Make sure you have a list of people you know you can call at a moment’s notice. This is because times will come when you need help, and knowing who you can rely on is essential.
Also, determine whether your area offers emergency babysitting services or a drop-in daycare.
Knowing that someone will be able to care for your child in an emergency can relieve one potential source of anxiety for you as a single parent in stressful situations.
Generally, routines are crucial for young children because knowing what to expect gives them a semblance of control. This is even more important for you as a single parent who combines college work with running the home.
For instance, life can seem extremely chaotic and unpredictable if your child has multiple caretakers or travels between homes.
So, establish a routine and schedule for your child as much as possible. The routine can include bedtime, before/after school, chores, meal times, and even a weekend routine, to mention but a few.
Also, remember having a routine does not mean things cannot change. Rather, it is merely a default schedule to fall back on when no additional events or activities occur.
Furthermore, when your children have a routine, they will be less resistant because they know what to expect. This will make the days run much more smoothly.
As a single parent in college, ensure you are consistent with the rules and disciplinary measures you’ve set up for your children.
When your child has multiple caretakers, such as another parent, grandparent, or babysitter, make sure you clearly communicate how discipline will be handled.
If you share custody with your ex, talk to him/her and any other caretakers about the rules and the agreed-upon approach to discipline.
This is because when a child realizes that certain rules can be bent with certain people, he/she will use them to his/her advantage, causing additional issues with limits, behavior, and discipline down the road.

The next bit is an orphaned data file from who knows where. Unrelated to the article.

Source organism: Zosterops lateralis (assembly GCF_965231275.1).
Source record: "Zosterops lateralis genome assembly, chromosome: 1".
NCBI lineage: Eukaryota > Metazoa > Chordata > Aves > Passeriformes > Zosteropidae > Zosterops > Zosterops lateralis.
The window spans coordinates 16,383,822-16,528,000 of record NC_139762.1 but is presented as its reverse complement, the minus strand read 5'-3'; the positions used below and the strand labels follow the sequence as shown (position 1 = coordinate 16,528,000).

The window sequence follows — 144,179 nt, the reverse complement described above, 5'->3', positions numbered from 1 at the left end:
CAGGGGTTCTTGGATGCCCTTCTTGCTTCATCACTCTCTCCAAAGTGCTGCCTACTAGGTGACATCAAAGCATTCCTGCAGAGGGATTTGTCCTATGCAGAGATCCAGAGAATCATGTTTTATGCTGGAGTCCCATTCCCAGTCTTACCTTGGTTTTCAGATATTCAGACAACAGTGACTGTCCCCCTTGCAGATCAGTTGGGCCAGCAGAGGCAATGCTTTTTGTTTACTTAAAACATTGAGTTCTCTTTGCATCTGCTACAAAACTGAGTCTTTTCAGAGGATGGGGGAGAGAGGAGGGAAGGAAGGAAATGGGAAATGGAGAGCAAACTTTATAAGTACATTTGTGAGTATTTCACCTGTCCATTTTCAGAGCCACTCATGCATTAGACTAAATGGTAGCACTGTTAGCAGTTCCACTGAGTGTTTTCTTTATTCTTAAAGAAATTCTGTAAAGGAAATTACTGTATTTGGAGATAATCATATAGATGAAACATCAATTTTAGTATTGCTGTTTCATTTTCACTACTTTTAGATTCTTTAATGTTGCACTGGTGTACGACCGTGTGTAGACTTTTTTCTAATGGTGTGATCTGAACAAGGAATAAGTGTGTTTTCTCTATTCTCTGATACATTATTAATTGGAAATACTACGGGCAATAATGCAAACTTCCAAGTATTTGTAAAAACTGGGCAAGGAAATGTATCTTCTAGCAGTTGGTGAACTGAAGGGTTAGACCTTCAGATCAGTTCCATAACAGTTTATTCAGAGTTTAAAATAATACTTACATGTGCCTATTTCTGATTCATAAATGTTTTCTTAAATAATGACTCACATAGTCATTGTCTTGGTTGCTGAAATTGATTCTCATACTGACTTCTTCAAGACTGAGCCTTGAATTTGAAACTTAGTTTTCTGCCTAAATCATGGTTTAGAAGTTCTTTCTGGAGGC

Because college is challenging for most students, many resources are available. However, many of these resources are not tailored for single-parent students or the issues many single parents face in college.
Not to worry, various resources are available for single-parent college students to support them.
Many organizations have been established to assist single parents who are struggling.
Here is a list of organizations that recognize how important it is for single parents to get an education and therefore focus only on helping those students. Click on any of them to know more.
The following resources are focused on helping college students who are also single parents:
You may also like to see Organizations And Programs That Provide Help for Single Moms
A single parent is a person who lives with a child or children and who does not have a spouse or live-in partner.
Here are the tips that will help you survive and succeed in college as a single parent:
1. Don’t Feel Guilty
2. Don’t Neglect Self-Care
3. Find A Support System
4. Evaluate Your Study Habits
5. Make Homeworks A Family Event
6. Consider Other Alternate Learning Options
8. Join Forces with Other Single Parents
9. Get Creative With Childcare
10. Plan Ahead for Emergencies
11. Create A Routine
12. Be Consistent With Rules And Discipline
Reasons for becoming a single parent include:
4. Death of the other parent
5. Childbirth by a single woman
6. Single-person adoption.
The article above highlights some survival tips that will help you balance caring for the kids and your schoolwork as a student and a single parent in college.
I hope this helps you in your decision-making.
Good Luck And Success!!!